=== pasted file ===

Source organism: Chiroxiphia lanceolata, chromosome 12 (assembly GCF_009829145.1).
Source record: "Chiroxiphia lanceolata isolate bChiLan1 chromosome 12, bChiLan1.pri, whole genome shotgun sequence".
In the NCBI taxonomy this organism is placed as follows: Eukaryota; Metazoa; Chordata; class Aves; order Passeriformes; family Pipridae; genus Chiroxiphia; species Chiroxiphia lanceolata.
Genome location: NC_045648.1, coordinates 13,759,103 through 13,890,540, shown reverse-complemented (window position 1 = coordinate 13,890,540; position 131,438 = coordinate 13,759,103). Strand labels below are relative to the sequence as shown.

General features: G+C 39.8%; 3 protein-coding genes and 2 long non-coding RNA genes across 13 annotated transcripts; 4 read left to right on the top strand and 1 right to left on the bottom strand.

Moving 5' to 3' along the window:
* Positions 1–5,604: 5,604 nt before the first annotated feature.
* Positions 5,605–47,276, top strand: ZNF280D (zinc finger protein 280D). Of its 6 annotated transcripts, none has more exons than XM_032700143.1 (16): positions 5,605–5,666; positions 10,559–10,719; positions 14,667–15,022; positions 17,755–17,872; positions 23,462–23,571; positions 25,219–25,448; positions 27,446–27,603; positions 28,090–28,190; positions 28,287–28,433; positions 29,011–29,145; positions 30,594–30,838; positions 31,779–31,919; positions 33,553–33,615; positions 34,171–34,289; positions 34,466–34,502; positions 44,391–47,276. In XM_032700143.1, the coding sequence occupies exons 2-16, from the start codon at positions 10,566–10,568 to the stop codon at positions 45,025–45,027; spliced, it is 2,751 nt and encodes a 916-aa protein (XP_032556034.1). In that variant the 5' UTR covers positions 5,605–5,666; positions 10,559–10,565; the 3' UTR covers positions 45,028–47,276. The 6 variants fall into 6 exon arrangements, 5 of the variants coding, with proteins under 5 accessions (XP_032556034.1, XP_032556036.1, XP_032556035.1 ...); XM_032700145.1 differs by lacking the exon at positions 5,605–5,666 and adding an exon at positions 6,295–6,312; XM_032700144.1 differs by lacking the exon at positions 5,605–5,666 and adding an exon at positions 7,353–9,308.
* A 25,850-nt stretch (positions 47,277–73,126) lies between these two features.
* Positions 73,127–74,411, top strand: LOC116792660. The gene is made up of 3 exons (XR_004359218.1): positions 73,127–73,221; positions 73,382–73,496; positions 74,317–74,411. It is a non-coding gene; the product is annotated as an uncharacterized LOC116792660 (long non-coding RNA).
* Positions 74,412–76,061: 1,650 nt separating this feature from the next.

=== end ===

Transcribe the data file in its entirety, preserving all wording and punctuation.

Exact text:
Source organism: Chiroxiphia lanceolata, chromosome 12 (assembly GCF_009829145.1).
Source record: "Chiroxiphia lanceolata isolate bChiLan1 chromosome 12, bChiLan1.pri, whole genome shotgun sequence".
In the NCBI taxonomy this organism is placed as follows: Eukaryota; Metazoa; Chordata; class Aves; order Passeriformes; family Pipridae; genus Chiroxiphia; species Chiroxiphia lanceolata.
Genome location: NC_045648.1, coordinates 13,759,103 through 13,890,540, shown reverse-complemented (window position 1 = coordinate 13,890,540; position 131,438 = coordinate 13,759,103). Strand labels below are relative to the sequence as shown.

General features: G+C 39.8%; 3 protein-coding genes and 2 long non-coding RNA genes across 13 annotated transcripts; 4 read left to right on the top strand and 1 right to left on the bottom strand.

Moving 5' to 3' along the window:
* Positions 1–5,604: 5,604 nt before the first annotated feature.
* Positions 5,605–47,276, top strand: ZNF280D (zinc finger protein 280D). Of its 6 annotated transcripts, none has more exons than XM_032700143.1 (16): positions 5,605–5,666; positions 10,559–10,719; positions 14,667–15,022; positions 17,755–17,872; positions 23,462–23,571; positions 25,219–25,448; positions 27,446–27,603; positions 28,090–28,190; positions 28,287–28,433; positions 29,011–29,145; positions 30,594–30,838; positions 31,779–31,919; positions 33,553–33,615; positions 34,171–34,289; positions 34,466–34,502; positions 44,391–47,276. In XM_032700143.1, the coding sequence occupies exons 2-16, from the start codon at positions 10,566–10,568 to the stop codon at positions 45,025–45,027; spliced, it is 2,751 nt and encodes a 916-aa protein (XP_032556034.1). In that variant the 5' UTR covers positions 5,605–5,666; positions 10,559–10,565; the 3' UTR covers positions 45,028–47,276. The 6 variants fall into 6 exon arrangements, 5 of the variants coding, with proteins under 5 accessions (XP_032556034.1, XP_032556036.1, XP_032556035.1 ...); XM_032700145.1 differs by lacking the exon at positions 5,605–5,666 and adding an exon at positions 6,295–6,312; XM_032700144.1 differs by lacking the exon at positions 5,605–5,666 and adding an exon at positions 7,353–9,308.
* A 25,850-nt stretch (positions 47,277–73,126) lies between these two features.
* Positions 73,127–74,411, top strand: LOC116792660. The gene is made up of 3 exons (XR_004359218.1): positions 73,127–73,221; positions 73,382–73,496; positions 74,317–74,411. It is a non-coding gene; the product is annotated as an uncharacterized LOC116792660 (long non-coding RNA).
* Positions 74,412–76,061: 1,650 nt separating this feature from the next.